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Author Topic: Bus meets bridge  (Read 3519 times)
Jeremy
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« on: December 31, 2008, 04:19:04 PM »

Every few months here there's a local news story about some double-decker driver taking a wrong turn and turning his bus into a convertible - here's the latest:

http://news.bbc.co.uk/1/hi/england/7806333.stm

Jeremy
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jackhartjr
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« Reply #1 on: December 31, 2008, 04:45:08 PM »

The reporter said the bus weighed 90,000 pounds...could that be right?
Jack
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Jeremy
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« Reply #2 on: December 31, 2008, 05:05:33 PM »

The reporter said the bus weighed 90,000 pounds...could that be right?
Jack

That would have been 'pounds' as in '' - ie. value. Britain stopped using pounds to weigh things almost 40 years ago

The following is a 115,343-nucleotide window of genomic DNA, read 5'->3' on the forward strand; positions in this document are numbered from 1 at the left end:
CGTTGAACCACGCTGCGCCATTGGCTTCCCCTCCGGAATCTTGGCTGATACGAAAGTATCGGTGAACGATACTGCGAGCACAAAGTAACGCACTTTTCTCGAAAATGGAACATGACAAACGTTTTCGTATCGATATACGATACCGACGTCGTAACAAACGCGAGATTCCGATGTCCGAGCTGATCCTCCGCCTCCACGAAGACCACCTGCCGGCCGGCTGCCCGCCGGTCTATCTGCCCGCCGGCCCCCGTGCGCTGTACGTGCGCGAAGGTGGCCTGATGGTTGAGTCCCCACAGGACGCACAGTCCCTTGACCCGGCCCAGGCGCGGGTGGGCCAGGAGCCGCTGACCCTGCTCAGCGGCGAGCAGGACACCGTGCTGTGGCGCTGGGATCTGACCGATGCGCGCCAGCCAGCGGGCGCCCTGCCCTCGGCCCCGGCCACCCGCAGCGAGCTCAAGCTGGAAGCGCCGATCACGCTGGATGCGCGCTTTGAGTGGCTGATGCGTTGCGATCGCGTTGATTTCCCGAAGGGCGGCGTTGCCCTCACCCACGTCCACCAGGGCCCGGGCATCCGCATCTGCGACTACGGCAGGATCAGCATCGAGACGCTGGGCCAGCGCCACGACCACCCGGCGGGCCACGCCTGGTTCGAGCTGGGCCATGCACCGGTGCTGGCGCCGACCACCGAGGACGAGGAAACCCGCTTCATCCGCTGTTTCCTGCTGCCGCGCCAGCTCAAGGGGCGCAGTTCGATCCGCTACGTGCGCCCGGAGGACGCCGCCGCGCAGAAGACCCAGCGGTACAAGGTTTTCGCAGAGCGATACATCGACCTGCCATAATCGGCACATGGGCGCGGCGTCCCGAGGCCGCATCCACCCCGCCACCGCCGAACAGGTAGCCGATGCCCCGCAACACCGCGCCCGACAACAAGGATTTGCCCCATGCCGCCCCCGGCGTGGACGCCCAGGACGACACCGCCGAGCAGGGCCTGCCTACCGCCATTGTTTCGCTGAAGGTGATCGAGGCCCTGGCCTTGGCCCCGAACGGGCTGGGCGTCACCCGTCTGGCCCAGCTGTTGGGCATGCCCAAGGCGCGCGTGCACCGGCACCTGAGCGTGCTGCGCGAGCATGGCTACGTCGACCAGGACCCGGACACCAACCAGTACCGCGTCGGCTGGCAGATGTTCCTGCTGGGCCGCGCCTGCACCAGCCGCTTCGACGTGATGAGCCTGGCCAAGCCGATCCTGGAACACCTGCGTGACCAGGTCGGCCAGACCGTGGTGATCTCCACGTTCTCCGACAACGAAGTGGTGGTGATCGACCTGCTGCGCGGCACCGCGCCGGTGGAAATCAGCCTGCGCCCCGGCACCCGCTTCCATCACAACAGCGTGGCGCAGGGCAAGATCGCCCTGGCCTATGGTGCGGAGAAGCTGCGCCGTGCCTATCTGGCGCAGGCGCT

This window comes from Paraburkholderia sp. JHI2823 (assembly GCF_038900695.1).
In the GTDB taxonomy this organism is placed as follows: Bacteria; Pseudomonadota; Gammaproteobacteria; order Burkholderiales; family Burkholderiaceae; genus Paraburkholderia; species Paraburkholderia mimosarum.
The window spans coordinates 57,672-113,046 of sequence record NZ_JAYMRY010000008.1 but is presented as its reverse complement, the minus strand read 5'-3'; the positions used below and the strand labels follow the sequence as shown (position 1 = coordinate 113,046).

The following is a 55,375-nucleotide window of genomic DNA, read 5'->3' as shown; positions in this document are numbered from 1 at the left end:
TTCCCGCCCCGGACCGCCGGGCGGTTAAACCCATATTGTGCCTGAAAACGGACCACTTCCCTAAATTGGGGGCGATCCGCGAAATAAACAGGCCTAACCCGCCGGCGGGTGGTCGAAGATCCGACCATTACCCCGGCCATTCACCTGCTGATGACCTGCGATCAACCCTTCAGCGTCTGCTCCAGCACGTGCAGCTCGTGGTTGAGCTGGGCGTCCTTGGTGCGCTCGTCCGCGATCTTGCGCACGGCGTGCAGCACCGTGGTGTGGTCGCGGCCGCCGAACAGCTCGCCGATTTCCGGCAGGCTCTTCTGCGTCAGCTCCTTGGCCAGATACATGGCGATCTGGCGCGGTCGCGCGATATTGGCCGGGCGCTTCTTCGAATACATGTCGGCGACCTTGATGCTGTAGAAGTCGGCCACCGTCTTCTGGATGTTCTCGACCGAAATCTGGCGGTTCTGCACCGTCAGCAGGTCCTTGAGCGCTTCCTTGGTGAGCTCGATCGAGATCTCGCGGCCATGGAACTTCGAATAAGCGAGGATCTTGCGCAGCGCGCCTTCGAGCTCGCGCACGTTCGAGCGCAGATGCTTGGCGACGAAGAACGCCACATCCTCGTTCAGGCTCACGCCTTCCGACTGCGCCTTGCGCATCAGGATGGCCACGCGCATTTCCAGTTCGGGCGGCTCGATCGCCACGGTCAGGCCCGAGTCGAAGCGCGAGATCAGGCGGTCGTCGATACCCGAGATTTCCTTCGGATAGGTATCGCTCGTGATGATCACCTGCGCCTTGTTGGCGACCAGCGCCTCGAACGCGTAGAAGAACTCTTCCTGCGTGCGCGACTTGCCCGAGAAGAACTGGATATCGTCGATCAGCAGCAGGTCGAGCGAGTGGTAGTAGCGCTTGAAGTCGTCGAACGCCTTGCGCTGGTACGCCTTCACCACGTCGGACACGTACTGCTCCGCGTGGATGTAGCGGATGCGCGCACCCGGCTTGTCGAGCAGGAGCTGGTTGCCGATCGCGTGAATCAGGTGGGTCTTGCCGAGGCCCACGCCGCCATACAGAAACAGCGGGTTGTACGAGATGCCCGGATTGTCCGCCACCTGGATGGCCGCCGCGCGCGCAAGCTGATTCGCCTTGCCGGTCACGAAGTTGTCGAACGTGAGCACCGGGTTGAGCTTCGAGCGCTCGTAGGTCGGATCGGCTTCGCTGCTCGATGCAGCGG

Jeremy
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circusboy90210
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« Reply #3 on: December 31, 2008, 05:21:51 PM »

a woman was arrested in gb for selling fruit by the bowl refusing 2 use metric system
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paulcjhastings
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« Reply #4 on: December 31, 2008, 11:40:42 PM »

a woman was arrested in gb for selling fruit by the bowl refusing 2 use metric system



???What kind of crack are you smoking???
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Paul Hastings
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buswarrior
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« Reply #5 on: January 01, 2009, 07:17:52 AM »

Yes, I agree, he was referencing the value of the coach.

using today's exchange rate, which might not convey anything intelligent, with exchange rates wildly fluctuating...

90 000 pounds sterling is equivalent to US$131 000 give or take as of this morning on the internet.